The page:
• PHASE II: Conducting the Score Card with the Community PHASE IV: Interface Meeting and Action Planning PHASE I: PLANNING AND PREPARATION PHASE III: Conducting the Score Card with Service Providers Repeatcycle PHASE V: Action Plan Implementation and M&E Catchment Community Health providers Local gov’t & decision makers MethodologyIndicator Score Sample Reasons for Score 1- Referral system – availability of transportation for pregnant women from health center to hospital 45 Ambulance is rarely available in cases of emergency  Providers make clients use public transport  2- Availability of transport from the community to the health facility 20  Long distance to health facility  Sometimes women delay doing to the facility during delivery 3- Availability of resources (i.e. drugs, supplies, space) 50 HIV test kits stock outs occur regularly  Clients told to buy medication which should be free  4- Availability and accessibility of health services (MNH, FP, PMTCT) 80 Most service are available  FP long acting term methods provided rarely No MNH services provided in community 5- Availability and accessibility to information 80 The messages are only available at the health facility not in the community  6- Level of male involvement in MNH, FP, PMTCT 50 Few men accompany their wives to antenatal care  Most men refuse HIV test 7-Level of youth involvement in reproductive health issues 10  There are no youth clubs so most youth have little information on family planning, MNH or youth friendly services 8-Reception of clients at the facility 40 Some health workers have good attitudes and respect clients  Some women are shouted at during delivery 9- Relationship between providers and communities 40 There is no health advisory committee or village health committee  Meetings between health providers and clients is rare
  • Example Actions Resulting from CSC Process… May 13, 2014 10 -Train community health workers on MNH issues -Train Community Action Groups -Reflection session with district gov’t partners -Follow-up on action plan implementation, keep diary, review health facility data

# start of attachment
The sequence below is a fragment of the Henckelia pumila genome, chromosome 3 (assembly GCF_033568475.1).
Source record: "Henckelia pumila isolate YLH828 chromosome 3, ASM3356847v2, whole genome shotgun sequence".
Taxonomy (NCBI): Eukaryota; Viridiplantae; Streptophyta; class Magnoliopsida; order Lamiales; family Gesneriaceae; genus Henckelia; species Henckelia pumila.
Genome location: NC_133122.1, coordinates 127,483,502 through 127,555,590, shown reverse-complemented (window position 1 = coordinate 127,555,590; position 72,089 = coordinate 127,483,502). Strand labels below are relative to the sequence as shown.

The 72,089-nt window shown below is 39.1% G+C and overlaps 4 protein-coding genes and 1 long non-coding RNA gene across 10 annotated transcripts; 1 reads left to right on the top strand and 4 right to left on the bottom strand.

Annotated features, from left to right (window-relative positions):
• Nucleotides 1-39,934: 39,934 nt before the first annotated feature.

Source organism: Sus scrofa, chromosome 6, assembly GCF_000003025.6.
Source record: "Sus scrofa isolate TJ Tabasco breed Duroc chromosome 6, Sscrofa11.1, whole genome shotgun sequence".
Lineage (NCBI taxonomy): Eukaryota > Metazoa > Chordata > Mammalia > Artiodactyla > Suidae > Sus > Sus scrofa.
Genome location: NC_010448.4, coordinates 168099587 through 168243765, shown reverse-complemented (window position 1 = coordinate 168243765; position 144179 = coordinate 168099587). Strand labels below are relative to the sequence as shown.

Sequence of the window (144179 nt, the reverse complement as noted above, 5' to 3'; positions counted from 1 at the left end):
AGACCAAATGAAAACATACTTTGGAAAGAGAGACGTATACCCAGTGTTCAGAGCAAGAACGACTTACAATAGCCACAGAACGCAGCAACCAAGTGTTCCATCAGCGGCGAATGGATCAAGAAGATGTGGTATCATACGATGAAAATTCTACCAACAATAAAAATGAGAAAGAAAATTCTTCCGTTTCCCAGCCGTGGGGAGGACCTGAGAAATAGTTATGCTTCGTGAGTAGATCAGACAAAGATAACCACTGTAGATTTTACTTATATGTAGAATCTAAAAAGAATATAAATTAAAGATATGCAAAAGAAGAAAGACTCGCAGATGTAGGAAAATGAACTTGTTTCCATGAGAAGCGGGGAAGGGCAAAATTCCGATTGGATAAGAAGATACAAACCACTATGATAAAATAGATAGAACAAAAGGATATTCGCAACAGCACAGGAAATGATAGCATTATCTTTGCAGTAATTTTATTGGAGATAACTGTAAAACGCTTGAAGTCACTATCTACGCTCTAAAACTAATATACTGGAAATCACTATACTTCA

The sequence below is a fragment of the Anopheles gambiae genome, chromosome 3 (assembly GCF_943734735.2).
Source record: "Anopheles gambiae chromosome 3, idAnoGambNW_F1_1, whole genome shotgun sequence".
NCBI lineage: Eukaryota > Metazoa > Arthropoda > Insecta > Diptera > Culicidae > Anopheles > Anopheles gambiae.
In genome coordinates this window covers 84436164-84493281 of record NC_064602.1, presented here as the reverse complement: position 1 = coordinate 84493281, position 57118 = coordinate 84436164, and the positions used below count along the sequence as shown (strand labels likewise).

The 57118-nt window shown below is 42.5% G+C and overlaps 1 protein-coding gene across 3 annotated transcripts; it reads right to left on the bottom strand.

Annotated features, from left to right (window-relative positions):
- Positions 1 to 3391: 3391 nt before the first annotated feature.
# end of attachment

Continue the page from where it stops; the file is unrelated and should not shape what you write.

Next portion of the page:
• Evidence of Impact
  • Improvements in Score Card Indicators (ex. Relationship between providers and communities) Indicator Score Dec 2012 Score Jun 2013 Score Dec 2013 1- Referral system 2- Availability of transport from the community to the HF 3- Availability of resources (i.e. drugs, supplies, space) 4- Availability and accessibility of health services 5- Availability and accessibility to information 6- Level of male involvement in MNH, FP, PMTCT 7-Level of youth involvement in reproductive health issues 8-Reception of clients at the facility 9- Relationship between providers and communities Mochocho Chiwfiri Yesaya Kasinje Health Facility
  • Improved relationship and communication between service users and providers increased demand for services 0 10 20 30 40 50 60 70 80 90 Health Workrs Mchocho Chifwiri Yesaya Relationship between users and providers 12-Dec Relationship between users and providers 13-Jun Relationship between users and providers 13-Dec
  • The challenges and complexities of using CSC? • Potential to be destructive if not properly handled-managing emotions vs building relationships • Constrained resource environment (human and material) failing to meet the generated demand • Culture of protecting domains of power/influence especially among power holders – resistant to creation of spaces for negotiation • Limited policy influencing due to following the small evidence base- only one of the 28 districts covered • Chiefs/committees being gatekeepers on who participates in the CSC
  • For more information contact: Michael Rewald CARE Malawi Country Director mrewald@co.care.org Thumbiko Msiska MHAP Project Manager thumbiko.msiska@co.care.org